About the Carbon Leadership Forum

The Carbon Leadership Forum, built on a collective impact model, has amassed the largest network of architects, engineers, contractors, material suppliers, policy makers and academics to reduce the carbon impact of materials in buildings. Together, we have developed an extensive body of research and resources necessary to inform and empower our members, while building a robust collaborative network – the Embodied Carbon Network – that is inspiring and connecting our members to enact change. This has resulted in member-led initiatives, including the recent structural engineers embodied carbon challenge (SE 2050) and the development of the EC3 Tool. For more information visit: www.carbonleadershipforum.org.

Contacts

Kate Simonen
Director, Carbon Leadership Forum
ksimonen@uw.edu

Anne Banta
Media Contact, Carbon Leadership Forum
anne@banta.org

Download the PDF
Press Release announcing EC3 tool – Sept. 23, 2019.pdf

‘Carbon accountability’: UW architecture professor Kate Simonen sees progress in work to reduce embodied carbon in construction materials

 UW News

“We acknowledge that we hold this world in trust and recognize the immediate threat climate change and its impacts pose to current and future generations,” reads a statement signed this fall by more than 100 construction-related companies and nonprofits.

Kate Simonen, UW professor of architecture and head of the Carbon Leadership Forum

Kate Simonen

“We must act urgently and collaboratively to transform the built environment from a leading driver of climate change to a significant and profitable solution.”

Such strong words of industry agreement are good news to Kate Simonen, architect, engineer and University of Washington associate professor of architecture. Simonen leads a UW-hosted research group called the Carbon Leadership Forum that brings together academics and building industry professionals to study carbon emissions across a building’s life cycle, or entire period of use, and to focus on reducing the amount of “embodied” carbon in building materials.

The statement comes from a declaration that was shared and signed at an event called Carbon Smart Building Day, linked with the three-day Global Climate Action Summit in September in San Francisco.

“Together, we can help draw down excess atmospheric carbon,” reads this Carbon Smart Building Declaration, “and create a built environment that supports a healthy, equitable, and sustainable human community.”

Carbon emissions from the built environment account for more than 40 percent of greenhouse gases worldwide, and must be dramatically reduced to combat the effects of climate change. Simonen says that construction of a single “low embodied carbon” office building could save 30 million kilograms, or 33,000 tons, in carbon emissions, Simonen says — “the emissions equivalent of avoiding driving a car around the Earth 3,000 times.”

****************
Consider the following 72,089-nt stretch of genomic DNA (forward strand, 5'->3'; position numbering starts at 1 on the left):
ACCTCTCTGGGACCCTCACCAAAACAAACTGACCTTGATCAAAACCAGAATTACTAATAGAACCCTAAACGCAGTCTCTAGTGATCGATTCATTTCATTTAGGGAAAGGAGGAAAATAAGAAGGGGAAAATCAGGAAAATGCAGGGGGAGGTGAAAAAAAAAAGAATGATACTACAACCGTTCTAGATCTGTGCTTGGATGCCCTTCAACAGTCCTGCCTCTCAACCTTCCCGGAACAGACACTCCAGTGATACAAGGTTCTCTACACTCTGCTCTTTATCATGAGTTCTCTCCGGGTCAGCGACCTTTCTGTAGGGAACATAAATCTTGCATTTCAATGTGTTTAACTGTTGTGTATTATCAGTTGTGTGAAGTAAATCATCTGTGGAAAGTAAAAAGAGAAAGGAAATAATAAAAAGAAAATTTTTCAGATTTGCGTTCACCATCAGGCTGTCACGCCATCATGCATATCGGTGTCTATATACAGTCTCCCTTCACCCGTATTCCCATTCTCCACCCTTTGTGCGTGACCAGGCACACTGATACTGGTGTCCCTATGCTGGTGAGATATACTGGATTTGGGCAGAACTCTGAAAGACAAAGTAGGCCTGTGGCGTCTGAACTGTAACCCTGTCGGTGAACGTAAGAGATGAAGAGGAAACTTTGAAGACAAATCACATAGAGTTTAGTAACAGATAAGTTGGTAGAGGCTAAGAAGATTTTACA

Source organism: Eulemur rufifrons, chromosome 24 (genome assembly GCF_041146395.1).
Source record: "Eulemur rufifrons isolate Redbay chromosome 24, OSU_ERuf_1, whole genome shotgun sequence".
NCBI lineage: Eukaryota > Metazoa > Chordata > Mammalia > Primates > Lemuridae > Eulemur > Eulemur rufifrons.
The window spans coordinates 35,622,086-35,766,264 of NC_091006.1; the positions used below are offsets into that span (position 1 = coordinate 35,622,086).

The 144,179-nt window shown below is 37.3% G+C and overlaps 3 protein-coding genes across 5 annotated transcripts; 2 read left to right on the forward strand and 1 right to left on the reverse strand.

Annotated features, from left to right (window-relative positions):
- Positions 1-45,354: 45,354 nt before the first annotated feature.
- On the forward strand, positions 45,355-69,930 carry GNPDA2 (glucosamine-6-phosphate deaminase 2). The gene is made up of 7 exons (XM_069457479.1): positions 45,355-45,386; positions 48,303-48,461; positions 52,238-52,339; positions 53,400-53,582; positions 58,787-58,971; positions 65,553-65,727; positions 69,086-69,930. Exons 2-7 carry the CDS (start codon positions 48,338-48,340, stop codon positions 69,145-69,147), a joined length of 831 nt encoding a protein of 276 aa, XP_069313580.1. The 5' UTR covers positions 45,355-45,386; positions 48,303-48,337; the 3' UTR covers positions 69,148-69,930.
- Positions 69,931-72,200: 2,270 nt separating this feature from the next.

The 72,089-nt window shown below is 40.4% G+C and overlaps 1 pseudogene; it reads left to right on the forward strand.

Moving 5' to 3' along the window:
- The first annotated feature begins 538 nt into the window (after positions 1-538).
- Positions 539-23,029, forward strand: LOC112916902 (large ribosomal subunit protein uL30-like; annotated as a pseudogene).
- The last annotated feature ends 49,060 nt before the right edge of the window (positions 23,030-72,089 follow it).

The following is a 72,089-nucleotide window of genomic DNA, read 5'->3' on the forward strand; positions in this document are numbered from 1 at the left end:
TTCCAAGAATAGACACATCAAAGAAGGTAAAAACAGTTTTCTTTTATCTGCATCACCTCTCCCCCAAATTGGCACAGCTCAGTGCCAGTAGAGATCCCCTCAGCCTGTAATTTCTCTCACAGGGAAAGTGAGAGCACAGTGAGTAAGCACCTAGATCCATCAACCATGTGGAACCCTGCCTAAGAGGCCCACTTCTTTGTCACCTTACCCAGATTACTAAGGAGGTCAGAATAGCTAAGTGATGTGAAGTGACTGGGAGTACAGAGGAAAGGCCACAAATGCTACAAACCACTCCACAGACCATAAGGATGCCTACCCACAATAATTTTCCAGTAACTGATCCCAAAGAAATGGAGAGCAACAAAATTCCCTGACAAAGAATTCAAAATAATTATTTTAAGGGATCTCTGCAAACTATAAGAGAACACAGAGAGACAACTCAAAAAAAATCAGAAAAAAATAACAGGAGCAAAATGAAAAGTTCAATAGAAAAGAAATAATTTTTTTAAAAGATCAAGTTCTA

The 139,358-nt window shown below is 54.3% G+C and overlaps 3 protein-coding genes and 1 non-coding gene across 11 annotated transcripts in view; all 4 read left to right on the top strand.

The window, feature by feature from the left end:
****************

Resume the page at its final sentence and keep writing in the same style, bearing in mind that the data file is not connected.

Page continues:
Exciting, too, Simonen said, is a new, open-source tool to track the carbon emissions of raw building materials called the Embodied Carbon Calculator for Construction, or EC3 for short. The tool, developed by the Carbon Leadership Forum in collaboration with Skanska and Amsterdam-based C-Change Labs, can help construction professionals better report and reduce embodied carbon. No less an ally than Microsoft announced in September that it will pilot the calculator as the corporation remodels its campus. Funding for this has been provided by the Charles Pankow Foundation, the MKA Foundation and other building industry supporters such as carpet manufacturer Interface and the American Institute of Steel Construction.

The Carbon Leadership Forum is now an affiliate of EarthLab, a new institute at the UW seeking to connect academics with people working on these environmental challenges and translate science into practical solutions.

Simonen said she was encouraged by a standing-room-only audience for Carbon Smart Building Day, the new calculator tool and the fact that so many have signed the Carbon Smart Building Declaration.

“What this means,” she said, “is we are approaching global consensus on the challenge ahead and exciting momentum on where to act to increase impact.”

Simonen added that the Carbon Leadership Forum continues to work with industry and NGO partners to build awareness of embodied carbon in construction. Another ongoing initiative, she said, is the Embodied Carbon Network, a platform for engagement and information to help achieve the aim of a carbon-neutral built environment by the year 2050.

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For more information, contact Simonen at 206-685-7282 or ksimonen@uw.edu.


Read more about embodied carbon and the Carbon Leadership Forum: